After a few interesting PIKEs lately BH always feels he has to retreat to please the codeine crowd who only tune in to listen to these nauseatingly generic PIKEs that have no dynamic shifts of any sort. It’s just the same cyclical loops presented ad nauseam. Mommy, make it stop! Ugh. You better appreciate how much i suffer through some of these to bring you these reviews so you don’t have to! Ha! I know i’m being dramatic. There’s not a lot of music i don’t like but these styles of PIKEs are definitely one of them so gotta have fun with it, right? Next…

BUCKETHEAD Pike 317 - Live Feathers

Live album · 2022 · Alternative Metal
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PIKE 317 - LIVE FEATHERS 15th installment of 2022 Not everything played by BUCKETHEAD because this is a LIVE release Total playing time 28 minutes and 51 seconds All instrumental as always! No chickens injured in the making of this recording :/

With thundering applause the latest PIKE begins with an audience ushering in the chicken lover’s guitar antics on this new trend of releasing live albums under the PIKE series. “Jordan” has always been a popular live tune with its chicken clucking guitar wailing and strange tone modulations. This one pretty much features all of BH’s more aggressive guitar playing techniques including metal riffing, crazy solos and nice hairpin turns after groovin’ it up.

This PIKE also rides the wayback machine with the classic “Welcome To Bucketheadland” which is one of Bucky’s first and best known cuts. “Soothsayer” has become a live classic too with its slow lullaby dreamy beginning and slowly ratcheting up into heavy metal ballad wankery. This is actually a great song and it’s always nice to know that musicians you listen to regularly can actually play things that they put down to a recording. Very strong solo at the end.

“Toy Store” is also a nice tune with some bitchin’ cool guitar effects that erupt over a strong bass and drum groove. This track also features a nice traditional mix of classic heavy metal and 90s alternative metal with riffs alternating with guitar licks and finally a scorching solo. “Ghosts of Broken Eggs” continues the diversity in tracks and features a nice slow groove with some bluesy guitar extravaganzas. It’s a nice jamming track perfect for a live setting and BH showcases his trippy guitar wah-wahs and guitar effects.

“Forneau Cosmique” ends this set and is a feisty alt metal rocker and to be honest the most typical style of playing within the entire 300+ PIKE series. This is BH at his most generic and to be honest i’ve heard this formula so much by now that it does absolutely nothing for me. Compare this to the exhilarating track “Welcome To Bucketheadland” and its apparent how generic BH has become in the majority of his output in the last decade or so. Of course there are exceptions but they are too weird for a live experience!

Overall not a bad set of live tracks. I have no idea if these were all recorded in a single concert or over many but my guess is selecting from various venues. I’m not a huge fan of live albums especially when they add nothing to the original compositions and in this case there’s not really a lot to distinguish the tracks from their original source but LIVE FEATHERS is a decent representation of the modern day chicken lover in action a live setting. A very good release but nothing i would even remotely consider essential.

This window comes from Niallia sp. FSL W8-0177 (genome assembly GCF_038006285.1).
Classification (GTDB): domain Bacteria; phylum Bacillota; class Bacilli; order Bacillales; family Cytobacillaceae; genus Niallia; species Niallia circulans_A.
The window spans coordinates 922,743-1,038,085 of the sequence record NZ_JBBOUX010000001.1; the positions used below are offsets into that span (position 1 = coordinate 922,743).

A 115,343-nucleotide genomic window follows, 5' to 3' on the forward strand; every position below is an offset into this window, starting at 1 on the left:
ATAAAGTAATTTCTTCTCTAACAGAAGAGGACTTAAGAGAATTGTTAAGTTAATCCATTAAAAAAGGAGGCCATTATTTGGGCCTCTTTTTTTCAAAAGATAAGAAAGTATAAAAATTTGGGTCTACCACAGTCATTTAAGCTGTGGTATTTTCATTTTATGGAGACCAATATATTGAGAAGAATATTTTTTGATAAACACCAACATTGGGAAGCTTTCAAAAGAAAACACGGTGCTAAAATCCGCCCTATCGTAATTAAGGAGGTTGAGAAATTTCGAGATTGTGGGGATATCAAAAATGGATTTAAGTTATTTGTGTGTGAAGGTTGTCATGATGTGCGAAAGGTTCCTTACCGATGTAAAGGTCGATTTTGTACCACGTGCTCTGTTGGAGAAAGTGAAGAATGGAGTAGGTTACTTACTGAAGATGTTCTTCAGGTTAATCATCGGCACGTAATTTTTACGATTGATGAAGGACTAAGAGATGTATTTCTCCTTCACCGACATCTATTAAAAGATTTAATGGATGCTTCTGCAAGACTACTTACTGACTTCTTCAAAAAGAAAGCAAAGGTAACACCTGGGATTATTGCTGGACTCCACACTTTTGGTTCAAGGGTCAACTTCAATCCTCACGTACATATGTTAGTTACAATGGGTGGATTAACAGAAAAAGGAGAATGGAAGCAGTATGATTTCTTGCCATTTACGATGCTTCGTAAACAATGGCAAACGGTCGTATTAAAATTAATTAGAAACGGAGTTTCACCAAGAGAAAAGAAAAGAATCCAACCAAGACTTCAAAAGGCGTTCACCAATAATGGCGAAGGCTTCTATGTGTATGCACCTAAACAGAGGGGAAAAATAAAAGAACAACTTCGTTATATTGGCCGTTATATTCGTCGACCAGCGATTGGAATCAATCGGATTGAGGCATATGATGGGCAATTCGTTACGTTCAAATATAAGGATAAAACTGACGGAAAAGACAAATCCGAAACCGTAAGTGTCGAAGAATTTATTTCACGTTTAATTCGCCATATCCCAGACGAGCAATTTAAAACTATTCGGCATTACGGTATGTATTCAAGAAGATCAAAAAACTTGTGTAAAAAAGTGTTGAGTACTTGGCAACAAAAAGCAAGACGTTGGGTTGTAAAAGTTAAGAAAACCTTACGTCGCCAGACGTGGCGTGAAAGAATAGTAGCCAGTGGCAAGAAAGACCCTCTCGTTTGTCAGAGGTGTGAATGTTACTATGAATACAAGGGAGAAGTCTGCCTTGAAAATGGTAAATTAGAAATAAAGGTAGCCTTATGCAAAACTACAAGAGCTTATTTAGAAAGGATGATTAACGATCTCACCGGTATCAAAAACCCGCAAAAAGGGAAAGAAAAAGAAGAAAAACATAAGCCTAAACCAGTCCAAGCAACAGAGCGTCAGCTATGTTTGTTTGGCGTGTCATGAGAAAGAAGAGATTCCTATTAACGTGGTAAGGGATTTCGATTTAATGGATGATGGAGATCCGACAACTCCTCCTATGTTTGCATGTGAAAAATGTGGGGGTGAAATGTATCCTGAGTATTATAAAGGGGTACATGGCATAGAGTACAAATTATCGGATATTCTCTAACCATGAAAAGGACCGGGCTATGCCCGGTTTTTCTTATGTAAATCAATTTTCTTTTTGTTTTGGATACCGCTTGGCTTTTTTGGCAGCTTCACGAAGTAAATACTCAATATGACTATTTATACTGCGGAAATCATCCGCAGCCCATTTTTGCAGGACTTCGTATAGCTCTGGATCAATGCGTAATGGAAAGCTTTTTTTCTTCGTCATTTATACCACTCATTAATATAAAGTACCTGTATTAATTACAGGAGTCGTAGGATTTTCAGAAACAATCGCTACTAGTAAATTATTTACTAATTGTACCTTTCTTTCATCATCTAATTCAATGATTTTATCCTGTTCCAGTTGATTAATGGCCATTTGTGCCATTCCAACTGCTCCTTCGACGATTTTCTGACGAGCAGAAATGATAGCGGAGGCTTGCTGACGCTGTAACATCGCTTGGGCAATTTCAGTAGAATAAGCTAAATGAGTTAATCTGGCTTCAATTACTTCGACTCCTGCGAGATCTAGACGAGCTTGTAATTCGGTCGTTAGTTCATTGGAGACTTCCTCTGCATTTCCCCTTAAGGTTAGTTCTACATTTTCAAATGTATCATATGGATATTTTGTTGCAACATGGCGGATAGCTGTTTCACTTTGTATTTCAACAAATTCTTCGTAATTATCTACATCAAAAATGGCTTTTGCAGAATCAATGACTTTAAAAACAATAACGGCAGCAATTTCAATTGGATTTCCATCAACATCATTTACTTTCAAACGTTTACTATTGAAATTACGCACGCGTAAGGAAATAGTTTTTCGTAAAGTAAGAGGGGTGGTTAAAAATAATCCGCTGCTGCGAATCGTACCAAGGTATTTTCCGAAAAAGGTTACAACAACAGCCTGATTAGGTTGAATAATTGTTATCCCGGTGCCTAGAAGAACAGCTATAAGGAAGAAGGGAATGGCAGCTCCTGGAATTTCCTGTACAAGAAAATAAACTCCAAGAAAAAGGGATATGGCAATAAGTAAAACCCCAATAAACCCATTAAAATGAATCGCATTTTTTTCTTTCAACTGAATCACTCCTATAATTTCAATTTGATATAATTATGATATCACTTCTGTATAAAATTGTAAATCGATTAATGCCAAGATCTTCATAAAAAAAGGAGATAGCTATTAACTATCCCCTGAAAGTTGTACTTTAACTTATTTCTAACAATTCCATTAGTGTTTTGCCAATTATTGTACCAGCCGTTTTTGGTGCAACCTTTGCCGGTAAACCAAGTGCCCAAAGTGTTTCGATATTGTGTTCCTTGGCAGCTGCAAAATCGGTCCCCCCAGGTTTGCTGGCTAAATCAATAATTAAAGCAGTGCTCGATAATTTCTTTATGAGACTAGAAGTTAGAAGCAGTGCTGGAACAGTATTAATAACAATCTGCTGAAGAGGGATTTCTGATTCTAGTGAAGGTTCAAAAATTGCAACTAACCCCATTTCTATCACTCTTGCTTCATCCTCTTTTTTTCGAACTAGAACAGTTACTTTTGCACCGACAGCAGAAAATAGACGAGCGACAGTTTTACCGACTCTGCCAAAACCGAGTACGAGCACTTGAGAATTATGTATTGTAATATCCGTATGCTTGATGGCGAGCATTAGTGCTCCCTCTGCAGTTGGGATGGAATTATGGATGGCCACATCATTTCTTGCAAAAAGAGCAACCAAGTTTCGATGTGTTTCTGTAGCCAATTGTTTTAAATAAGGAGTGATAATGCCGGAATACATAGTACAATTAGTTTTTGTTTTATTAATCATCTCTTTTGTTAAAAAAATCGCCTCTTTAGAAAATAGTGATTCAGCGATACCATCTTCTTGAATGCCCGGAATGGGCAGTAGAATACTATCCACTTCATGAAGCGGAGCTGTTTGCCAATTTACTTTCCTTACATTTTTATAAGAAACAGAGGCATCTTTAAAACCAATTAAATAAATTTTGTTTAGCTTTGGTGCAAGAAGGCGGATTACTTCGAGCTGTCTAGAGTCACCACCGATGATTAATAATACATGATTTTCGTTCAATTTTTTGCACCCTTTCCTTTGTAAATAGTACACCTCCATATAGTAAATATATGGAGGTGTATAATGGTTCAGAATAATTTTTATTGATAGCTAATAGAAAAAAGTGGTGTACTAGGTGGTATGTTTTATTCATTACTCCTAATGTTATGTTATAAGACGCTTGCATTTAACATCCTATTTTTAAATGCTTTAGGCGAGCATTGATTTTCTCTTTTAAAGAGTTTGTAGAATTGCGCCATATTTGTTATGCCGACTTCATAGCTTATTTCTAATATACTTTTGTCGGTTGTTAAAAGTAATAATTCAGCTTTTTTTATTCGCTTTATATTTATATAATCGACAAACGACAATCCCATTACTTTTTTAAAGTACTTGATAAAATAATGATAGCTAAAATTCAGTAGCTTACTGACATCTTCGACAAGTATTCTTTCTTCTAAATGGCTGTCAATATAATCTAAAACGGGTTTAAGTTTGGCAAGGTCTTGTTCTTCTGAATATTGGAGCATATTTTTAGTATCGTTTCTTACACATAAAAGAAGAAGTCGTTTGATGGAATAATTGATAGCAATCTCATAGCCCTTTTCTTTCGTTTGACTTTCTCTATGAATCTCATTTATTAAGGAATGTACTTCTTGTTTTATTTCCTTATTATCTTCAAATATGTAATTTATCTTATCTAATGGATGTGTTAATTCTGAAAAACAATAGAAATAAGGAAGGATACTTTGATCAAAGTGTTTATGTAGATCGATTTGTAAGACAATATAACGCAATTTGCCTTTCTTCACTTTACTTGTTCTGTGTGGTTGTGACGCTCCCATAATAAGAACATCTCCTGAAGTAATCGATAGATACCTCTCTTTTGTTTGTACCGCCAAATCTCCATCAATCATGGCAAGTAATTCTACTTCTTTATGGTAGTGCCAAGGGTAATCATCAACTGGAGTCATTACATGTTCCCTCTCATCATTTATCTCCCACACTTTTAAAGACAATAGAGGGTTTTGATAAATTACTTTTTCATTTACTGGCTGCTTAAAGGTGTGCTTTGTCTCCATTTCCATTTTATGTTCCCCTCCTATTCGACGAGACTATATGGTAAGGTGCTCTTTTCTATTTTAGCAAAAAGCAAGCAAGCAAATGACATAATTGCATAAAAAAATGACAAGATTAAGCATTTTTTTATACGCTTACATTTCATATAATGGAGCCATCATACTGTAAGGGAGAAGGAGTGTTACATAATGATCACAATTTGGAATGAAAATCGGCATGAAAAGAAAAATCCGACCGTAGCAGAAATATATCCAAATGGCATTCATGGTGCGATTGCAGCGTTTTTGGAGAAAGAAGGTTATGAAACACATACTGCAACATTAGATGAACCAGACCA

Latest Forum Topic Posts

  • Posted 23 days ago in Now -- what are you listening to? V3
    [QUOTE=adg211288]Wrong insofar as you can say that of most if not all metal genres. You may as well put power metal under speed metal with that logic, since all (Euro) power metal actually is melodic speed metal. Thrash too, ties back to the early speed metal songs. And then groove metal would be under thrash. As would death metal. And black metal would be under that. Back up and put doom under heavy. Stoner, drone and sludge under doom and so forth. See what I mean? The RYM change of speed metal's place in the hierarchy makes zero sense. It's not only a massive double standard (and yes I know that same double standard exists very openly with the various alt metal subs and that's true of MMA too, but it's the same issue albeit one that's widely accepted for some reason), it's also only going to encourage speed metal deniers like that deathstrike character all the more and lead to incorrect thinking that albums that sound like Battalions of Fear shouldn't be tagged as speed metal, because they don't belong on the heavy metal charts (which they don't). It's bad enough they're also tagged power metal, which they aren't because they're 100% speed metal. RYM has done a few things that have lost them credibility in my eyes (and that's not even getting into some of the things the userbase votes for or against on both music and films), but this one really takes the cake. I can understand them putting USPM under Heavy since the distinction between those bands can be so small, but moving speed metal was ridiculous.  [/QUOTE] Don't agree, totally at least. Speed metal was the bridge between heavy metal / NWOBM and thrash / power metal so i guess it was the intermediate between h.m and p.m / thrash. Not sure they needed to make it a sub of heavy metal. It does deserve its own special place. Yeah, RYM not perfect. MMA not perfect. PA not perfect. We live in an imperfect universe. I've learned not to get upset about all this. The music is beautiful no matter how the data nazis need to categorize it. My point was really that it's easy enough to filter speed metal into its own category no matter if it's a sub or indie genre. I love speed metal!
  • Posted 24 days ago in Now -- what are you listening to? V3
    [QUOTE=adg211288] to RYM's 'genius' (read: hair-brained) decision to make speed metal a sub-genre of heavy metal, this now appears on the traditional heavy metal charts. [/QUOTE] I think that's because speed metal generally IS considered a sub of heavy metal. It is a direct descended of the NWOBHM. You can still easily filter any charts for just speed metal or another other micro-genre so not a biggie really. I think their charts have gotten much better over the years myself.
  • Posted 38 days ago in Now -- what are you listening to? V3
    Disharmonium - Undreamable Abysses by Blut Aus Nord